Yrjö Keinonen

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Yrjö Keinonen shakes hands with Gustaf Mannerheim in 1942.

Yrjö Ilmari Keinonen (August 31, 1912 in Ruskeala – October 29, 1977 in Nurmijärvi) was a Finnish General of the Infantry and Knight of the Mannerheim Cross. He was the Chief of Defence of the Finnish Defence Forces between 1965 and 1969.[1]

General Keinonen was the only Chief of Defence to be forced to resign in-term. When he was selected for the position, his formal qualifications were excellent, and he was unambiguously supported by President Kekkonen. A contemporary, Lieutenant Colonel Tiilikainen, devotes an entire chapter to the reasons why he resigned in his book about the Cold War in Finland. Officially, the explanation was neglect of duties, working only an estimated 90 days annually. However, there was widespread resentment against him, both in the forces and later revealed in other memoirs from other generals. This hints towards a more serious accusation, defeatism. Namely, Tiilikainen speculates that due to the YYA Treaty, Keinonen believed that a Soviet occupation was eventually inevitable. Thus, the remaining task of the Chief of Defence was to be some sort of a Finnish General Philippe Pétain, doing only damage control, and thus active defence planning was unnecessary.[2]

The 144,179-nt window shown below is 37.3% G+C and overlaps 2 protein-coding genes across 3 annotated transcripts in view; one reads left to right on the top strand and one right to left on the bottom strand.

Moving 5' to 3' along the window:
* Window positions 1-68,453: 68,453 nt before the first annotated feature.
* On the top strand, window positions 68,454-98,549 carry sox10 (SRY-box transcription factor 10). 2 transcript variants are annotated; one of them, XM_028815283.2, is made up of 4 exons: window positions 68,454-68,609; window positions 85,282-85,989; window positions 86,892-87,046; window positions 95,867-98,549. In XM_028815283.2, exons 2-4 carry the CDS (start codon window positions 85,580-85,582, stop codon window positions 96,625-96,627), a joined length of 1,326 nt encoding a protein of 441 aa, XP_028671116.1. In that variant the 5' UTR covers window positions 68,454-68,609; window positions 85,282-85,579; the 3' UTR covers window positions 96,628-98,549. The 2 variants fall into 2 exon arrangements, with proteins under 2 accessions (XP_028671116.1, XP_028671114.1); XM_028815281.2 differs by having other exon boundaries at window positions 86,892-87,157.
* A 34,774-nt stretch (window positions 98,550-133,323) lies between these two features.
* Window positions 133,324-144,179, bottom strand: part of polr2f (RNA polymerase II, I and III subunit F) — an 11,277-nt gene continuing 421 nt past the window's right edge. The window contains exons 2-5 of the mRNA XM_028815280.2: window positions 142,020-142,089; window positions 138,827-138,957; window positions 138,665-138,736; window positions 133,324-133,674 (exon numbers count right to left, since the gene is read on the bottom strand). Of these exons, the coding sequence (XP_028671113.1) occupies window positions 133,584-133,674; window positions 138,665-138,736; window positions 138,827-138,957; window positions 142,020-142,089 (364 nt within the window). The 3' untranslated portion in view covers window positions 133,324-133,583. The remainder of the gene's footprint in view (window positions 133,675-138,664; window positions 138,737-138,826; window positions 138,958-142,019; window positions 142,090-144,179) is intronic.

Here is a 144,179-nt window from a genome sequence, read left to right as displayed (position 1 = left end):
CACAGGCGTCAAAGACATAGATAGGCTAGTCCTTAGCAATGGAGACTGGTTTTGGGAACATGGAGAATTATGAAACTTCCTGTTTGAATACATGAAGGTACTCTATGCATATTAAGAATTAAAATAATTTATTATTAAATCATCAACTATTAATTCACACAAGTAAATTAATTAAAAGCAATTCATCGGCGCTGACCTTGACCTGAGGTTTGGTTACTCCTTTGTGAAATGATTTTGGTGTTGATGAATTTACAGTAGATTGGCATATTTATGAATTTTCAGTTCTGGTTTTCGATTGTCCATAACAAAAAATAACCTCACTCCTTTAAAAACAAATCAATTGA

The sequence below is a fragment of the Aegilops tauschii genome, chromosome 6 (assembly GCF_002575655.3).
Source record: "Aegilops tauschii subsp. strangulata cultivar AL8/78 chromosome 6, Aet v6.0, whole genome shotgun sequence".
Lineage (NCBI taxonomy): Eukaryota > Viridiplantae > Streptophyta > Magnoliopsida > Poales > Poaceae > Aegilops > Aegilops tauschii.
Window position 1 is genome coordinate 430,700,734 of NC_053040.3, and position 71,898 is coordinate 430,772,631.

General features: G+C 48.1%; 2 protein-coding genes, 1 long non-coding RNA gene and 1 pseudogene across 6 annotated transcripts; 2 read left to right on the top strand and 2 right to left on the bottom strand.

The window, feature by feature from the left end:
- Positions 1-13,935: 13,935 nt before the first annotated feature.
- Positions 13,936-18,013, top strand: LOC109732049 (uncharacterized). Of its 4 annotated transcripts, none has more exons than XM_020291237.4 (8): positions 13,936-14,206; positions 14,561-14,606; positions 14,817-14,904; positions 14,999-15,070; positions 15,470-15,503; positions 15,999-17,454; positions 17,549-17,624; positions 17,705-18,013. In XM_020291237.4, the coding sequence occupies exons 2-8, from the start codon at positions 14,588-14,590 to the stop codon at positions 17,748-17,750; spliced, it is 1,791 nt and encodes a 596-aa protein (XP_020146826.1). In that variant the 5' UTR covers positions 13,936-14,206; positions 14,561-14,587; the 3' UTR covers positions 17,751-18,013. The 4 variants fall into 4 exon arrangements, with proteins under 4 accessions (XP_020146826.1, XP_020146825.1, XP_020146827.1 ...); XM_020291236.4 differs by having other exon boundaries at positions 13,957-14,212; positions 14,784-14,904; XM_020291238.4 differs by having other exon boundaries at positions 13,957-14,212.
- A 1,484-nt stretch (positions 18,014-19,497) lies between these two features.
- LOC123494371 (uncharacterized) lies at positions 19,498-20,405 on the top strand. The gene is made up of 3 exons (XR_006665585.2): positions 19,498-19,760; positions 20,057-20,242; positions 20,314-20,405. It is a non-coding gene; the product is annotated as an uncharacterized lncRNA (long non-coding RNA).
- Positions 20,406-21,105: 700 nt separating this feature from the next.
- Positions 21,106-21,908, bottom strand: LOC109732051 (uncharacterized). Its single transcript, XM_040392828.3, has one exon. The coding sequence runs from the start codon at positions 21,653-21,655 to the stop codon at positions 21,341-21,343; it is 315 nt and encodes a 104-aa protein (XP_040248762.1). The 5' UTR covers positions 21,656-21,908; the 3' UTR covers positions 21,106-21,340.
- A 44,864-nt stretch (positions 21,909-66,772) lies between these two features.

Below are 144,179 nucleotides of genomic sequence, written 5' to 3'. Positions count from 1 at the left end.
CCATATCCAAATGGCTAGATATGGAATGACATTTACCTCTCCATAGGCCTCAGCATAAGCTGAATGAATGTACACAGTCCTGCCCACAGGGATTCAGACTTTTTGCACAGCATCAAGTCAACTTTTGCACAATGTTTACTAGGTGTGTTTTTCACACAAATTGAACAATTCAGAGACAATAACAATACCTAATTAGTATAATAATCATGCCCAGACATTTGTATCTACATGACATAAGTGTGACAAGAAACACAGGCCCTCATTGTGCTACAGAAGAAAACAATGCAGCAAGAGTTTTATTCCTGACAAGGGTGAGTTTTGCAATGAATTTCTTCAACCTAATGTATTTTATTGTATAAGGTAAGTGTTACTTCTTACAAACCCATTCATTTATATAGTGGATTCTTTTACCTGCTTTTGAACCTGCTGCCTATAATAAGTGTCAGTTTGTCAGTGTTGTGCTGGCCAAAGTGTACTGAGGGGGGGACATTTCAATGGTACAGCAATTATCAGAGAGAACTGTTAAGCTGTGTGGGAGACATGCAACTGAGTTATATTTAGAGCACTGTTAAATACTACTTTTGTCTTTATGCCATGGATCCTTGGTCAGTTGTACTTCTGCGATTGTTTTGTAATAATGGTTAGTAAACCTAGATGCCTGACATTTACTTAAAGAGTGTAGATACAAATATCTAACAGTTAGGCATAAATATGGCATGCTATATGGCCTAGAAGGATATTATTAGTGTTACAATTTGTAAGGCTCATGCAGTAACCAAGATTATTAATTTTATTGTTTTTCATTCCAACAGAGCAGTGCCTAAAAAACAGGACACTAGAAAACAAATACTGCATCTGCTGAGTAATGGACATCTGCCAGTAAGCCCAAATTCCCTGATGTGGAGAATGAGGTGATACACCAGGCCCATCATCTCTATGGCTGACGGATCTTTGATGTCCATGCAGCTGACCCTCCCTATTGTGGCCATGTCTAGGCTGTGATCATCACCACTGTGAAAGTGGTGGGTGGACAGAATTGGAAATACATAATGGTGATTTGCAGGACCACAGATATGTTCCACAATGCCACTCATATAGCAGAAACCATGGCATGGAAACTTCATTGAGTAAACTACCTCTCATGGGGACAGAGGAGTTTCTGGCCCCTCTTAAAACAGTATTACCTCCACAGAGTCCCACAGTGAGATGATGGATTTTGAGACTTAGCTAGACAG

1. ^ Suomen itsenäisyyden ajan puolustusvoimain komentajat. "Archived copy". Archived from the original on October 17, 2013. Retrieved October 16, 2013. (in Finnish)
  2. ^ Tiilikainen, Heikki. Kylmän sodan kujanjuoksu. Ajatus Kirjat, 2003. ISBN 951-20-6452-9. "Archived copy". Archived from the original on October 17, 2013. Retrieved October 16, 2013.